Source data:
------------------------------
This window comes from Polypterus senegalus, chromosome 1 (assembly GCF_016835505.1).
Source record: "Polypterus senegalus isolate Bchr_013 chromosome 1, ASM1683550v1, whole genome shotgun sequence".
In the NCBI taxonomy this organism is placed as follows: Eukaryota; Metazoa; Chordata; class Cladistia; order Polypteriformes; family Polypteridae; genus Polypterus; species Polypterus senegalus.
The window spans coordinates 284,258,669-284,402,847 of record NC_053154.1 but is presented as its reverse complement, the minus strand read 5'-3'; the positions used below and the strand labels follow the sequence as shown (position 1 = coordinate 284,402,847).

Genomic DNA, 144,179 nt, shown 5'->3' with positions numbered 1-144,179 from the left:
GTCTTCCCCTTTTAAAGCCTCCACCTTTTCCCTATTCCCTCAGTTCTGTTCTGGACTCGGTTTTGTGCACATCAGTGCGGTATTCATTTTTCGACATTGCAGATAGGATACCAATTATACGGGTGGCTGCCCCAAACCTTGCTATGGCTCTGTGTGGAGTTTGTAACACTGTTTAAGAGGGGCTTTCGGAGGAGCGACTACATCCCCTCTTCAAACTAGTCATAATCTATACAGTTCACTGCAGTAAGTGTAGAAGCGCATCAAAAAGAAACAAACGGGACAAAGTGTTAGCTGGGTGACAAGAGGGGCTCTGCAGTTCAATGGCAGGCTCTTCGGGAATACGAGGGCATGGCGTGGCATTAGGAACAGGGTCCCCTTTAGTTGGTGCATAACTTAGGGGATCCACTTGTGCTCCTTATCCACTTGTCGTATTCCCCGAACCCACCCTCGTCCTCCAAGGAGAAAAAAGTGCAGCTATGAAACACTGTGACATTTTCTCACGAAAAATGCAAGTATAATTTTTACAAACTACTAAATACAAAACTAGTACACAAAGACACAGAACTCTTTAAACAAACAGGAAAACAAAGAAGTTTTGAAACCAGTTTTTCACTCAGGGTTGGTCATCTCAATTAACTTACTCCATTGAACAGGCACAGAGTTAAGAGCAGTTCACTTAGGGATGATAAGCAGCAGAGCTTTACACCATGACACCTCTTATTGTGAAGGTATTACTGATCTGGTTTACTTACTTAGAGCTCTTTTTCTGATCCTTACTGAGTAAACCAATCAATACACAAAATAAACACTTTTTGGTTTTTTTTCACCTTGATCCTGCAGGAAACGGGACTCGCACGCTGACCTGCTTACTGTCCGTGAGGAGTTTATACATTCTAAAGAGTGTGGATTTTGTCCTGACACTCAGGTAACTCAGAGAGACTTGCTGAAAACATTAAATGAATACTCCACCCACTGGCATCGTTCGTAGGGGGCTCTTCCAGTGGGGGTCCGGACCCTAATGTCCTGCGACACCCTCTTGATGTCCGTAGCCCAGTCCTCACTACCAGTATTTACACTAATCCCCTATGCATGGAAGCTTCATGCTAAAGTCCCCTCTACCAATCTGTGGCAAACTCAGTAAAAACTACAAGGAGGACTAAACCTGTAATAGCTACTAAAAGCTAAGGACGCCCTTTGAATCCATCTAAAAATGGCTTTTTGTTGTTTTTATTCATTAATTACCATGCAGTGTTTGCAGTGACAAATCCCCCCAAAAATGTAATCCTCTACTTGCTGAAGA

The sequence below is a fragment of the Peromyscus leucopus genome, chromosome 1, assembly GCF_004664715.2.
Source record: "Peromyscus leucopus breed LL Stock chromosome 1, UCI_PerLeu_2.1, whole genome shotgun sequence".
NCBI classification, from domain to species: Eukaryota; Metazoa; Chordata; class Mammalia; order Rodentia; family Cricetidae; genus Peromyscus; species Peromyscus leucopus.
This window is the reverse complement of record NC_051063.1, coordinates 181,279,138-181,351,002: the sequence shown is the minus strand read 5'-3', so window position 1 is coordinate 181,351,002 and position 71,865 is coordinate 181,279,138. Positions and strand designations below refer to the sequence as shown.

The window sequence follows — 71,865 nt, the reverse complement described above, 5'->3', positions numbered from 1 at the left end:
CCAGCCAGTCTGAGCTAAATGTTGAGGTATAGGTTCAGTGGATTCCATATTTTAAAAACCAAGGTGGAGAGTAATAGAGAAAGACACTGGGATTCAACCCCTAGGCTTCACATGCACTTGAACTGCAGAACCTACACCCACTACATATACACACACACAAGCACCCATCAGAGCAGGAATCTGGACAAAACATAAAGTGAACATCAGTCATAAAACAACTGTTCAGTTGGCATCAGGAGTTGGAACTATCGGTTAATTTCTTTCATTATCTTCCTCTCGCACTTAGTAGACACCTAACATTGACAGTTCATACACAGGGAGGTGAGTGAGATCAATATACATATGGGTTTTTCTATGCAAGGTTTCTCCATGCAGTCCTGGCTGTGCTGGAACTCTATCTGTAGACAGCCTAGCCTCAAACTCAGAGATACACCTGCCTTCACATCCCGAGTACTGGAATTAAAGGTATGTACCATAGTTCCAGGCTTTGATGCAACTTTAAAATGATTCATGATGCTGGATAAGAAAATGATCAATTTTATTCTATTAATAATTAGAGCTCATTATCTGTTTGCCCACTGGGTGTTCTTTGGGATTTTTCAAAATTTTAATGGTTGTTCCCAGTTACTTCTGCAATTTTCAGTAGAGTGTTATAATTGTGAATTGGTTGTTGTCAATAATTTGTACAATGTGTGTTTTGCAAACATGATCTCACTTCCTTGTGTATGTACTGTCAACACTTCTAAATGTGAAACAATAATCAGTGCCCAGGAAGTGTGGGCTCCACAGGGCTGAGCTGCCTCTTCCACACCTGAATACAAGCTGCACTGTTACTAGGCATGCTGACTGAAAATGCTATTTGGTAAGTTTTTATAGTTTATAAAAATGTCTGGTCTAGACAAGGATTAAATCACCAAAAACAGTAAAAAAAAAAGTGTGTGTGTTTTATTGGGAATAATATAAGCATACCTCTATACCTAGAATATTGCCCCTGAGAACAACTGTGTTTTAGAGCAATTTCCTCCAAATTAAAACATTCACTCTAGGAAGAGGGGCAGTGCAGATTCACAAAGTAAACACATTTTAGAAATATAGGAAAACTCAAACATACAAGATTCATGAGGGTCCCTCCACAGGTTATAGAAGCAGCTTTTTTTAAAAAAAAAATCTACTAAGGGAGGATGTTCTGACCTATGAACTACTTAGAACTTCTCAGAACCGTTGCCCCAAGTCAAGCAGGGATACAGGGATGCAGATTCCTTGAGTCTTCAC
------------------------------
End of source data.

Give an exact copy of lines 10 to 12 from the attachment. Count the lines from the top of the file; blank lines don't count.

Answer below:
This window is the reverse complement of record NC_051063.1, coordinates 181,279,138-181,351,002: the sequence shown is the minus strand read 5'-3', so window position 1 is coordinate 181,351,002 and position 71,865 is coordinate 181,279,138. Positions and strand designations below refer to the sequence as shown.

The window sequence follows — 71,865 nt, the reverse complement described above, 5'->3', positions numbered from 1 at the left end:
CCAGCCAGTCTGAGCTAAATGTTGAGGTATAGGTTCAGTGGATTCCATATTTTAAAAACCAAGGTGGAGAGTAATAGAGAAAGACACTGGGATTCAACCCCTAGGCTTCACATGCACTTGAACTGCAGAACCTACACCCACTACATATACACACACACAAGCACCCATCAGAGCAGGAATCTGGACAAAACATAAAGTGAACATCAGTCATAAAACAACTGTTCAGTTGGCATCAGGAGTTGGAACTATCGGTTAATTTCTTTCATTATCTTCCTCTCGCACTTAGTAGACACCTAACATTGACAGTTCATACACAGGGAGGTGAGTGAGATCAATATACATATGGGTTTTTCTATGCAAGGTTTCTCCATGCAGTCCTGGCTGTGCTGGAACTCTATCTGTAGACAGCCTAGCCTCAAACTCAGAGATACACCTGCCTTCACATCCCGAGTACTGGAATTAAAGGTATGTACCATAGTTCCAGGCTTTGATGCAACTTTAAAATGATTCATGATGCTGGATAAGAAAATGATCAATTTTATTCTATTAATAATTAGAGCTCATTATCTGTTTGCCCACTGGGTGTTCTTTGGGATTTTTCAAAATTTTAATGGTTGTTCCCAGTTACTTCTGCAATTTTCAGTAGAGTGTTATAATTGTGAATTGGTTGTTGTCAATAATTTGTACAATGTGTGTTTTGCAAACATGATCTCACTTCCTTGTGTATGTACTGTCAACACTTCTAAATGTGAAACAATAATCAGTGCCCAGGAAGTGTGGGCTCCACAGGGCTGAGCTGCCTCTTCCACACCTGAATACAAGCTGCACTGTTACTAGGCATGCTGACTGAAAATGCTATTTGGTAAGTTTTTATAGTTTATAAAAATGTCTGGTCTAGACAAGGATTAAATCACCAAAAACAGTAAAAAAAAAAGTGTGTGTGTTTTATTGGGAATAATATAAGCATACCTCTATACCTAGAATATTGCCCCTGAGAACAACTGTGTTTTAGAGCAATTTCCTCCAAATTAAAACATTCACTCTAGGAAGAGGGGCAGTGCAGATTCACAAAGTAAACACATTTTAGAAATATAGGAAAACTCAAACATACAAGATTCATGAGGGTCCCTCCACAGGTTATAGAAGCAGCTTTTTTTAAAAAAAAAATCTACTAAGGGAGGATGTTCTGACCTATGAACTACTTAGAACTTCTCAGAACCGTTGCCCCAAGTCAAGCAGGGATACAGGGATGCAGATTCCTTGAGTCTTCAC